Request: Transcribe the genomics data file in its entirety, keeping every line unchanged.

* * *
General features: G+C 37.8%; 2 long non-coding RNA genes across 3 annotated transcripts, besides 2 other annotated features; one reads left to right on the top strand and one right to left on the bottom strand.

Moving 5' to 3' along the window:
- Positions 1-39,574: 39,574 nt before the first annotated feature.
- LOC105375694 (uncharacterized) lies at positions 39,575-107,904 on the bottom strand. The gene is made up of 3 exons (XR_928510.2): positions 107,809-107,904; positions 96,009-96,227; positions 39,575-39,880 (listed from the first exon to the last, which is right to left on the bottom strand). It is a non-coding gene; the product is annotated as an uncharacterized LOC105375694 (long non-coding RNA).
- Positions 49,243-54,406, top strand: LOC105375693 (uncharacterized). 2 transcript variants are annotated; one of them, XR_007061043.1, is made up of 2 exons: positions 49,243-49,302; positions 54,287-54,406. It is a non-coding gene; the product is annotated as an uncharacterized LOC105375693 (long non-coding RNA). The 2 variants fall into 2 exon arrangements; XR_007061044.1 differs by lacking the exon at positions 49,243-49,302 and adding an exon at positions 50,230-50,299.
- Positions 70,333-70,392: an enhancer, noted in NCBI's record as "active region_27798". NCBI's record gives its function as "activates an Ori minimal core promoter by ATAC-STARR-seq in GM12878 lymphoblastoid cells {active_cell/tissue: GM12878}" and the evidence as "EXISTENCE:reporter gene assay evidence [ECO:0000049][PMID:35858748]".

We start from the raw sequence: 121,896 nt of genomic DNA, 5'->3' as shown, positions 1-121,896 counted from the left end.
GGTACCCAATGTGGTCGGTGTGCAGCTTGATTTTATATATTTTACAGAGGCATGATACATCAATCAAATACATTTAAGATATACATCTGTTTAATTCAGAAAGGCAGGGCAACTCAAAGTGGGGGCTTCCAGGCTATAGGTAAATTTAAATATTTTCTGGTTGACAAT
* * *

General features: G+C 37.8%; 2 long non-coding RNA genes across 3 annotated transcripts, besides 2 other annotated features; one reads left to right on the top strand and one right to left on the bottom strand.

Moving 5' to 3' along the window:
- Positions 1-39,574: 39,574 nt before the first annotated feature.
- LOC105375694 (uncharacterized) lies at positions 39,575-107,904 on the bottom strand. The gene is made up of 3 exons (XR_928510.2): positions 107,809-107,904; positions 96,009-96,227; positions 39,575-39,880 (listed from the first exon to the last, which is right to left on the bottom strand). It is a non-coding gene; the product is annotated as an uncharacterized LOC105375694 (long non-coding RNA).
- Positions 49,243-54,406, top strand: LOC105375693 (uncharacterized). 2 transcript variants are annotated; one of them, XR_007061043.1, is made up of 2 exons: positions 49,243-49,302; positions 54,287-54,406. It is a non-coding gene; the product is annotated as an uncharacterized LOC105375693 (long non-coding RNA). The 2 variants fall into 2 exon arrangements; XR_007061044.1 differs by lacking the exon at positions 49,243-49,302 and adding an exon at positions 50,230-50,299.
- Positions 70,333-70,392: an enhancer, noted in NCBI's record as "active region_27798". NCBI's record gives its function as "activates an Ori minimal core promoter by ATAC-STARR-seq in GM12878 lymphoblastoid cells {active_cell/tissue: GM12878}" and the evidence as "EXISTENCE:reporter gene assay evidence [ECO:0000049][PMID:35858748]".

We start from the raw sequence: 121,896 nt of genomic DNA, 5'->3' as shown, positions 1-121,896 counted from the left end.
GGTACCCAATGTGGTCGGTGTGCAGCTTGATTTTATATATTTTACAGAGGCATGATACATCAATCAAATACATTTAAGATATACATCTGTTTAATTCAGAAAGGCAGGGCAACTCAAAGTGGGGGCTTCCAGGCTATAGGTAAATTTAAATATTTTCTGGTTGACAAT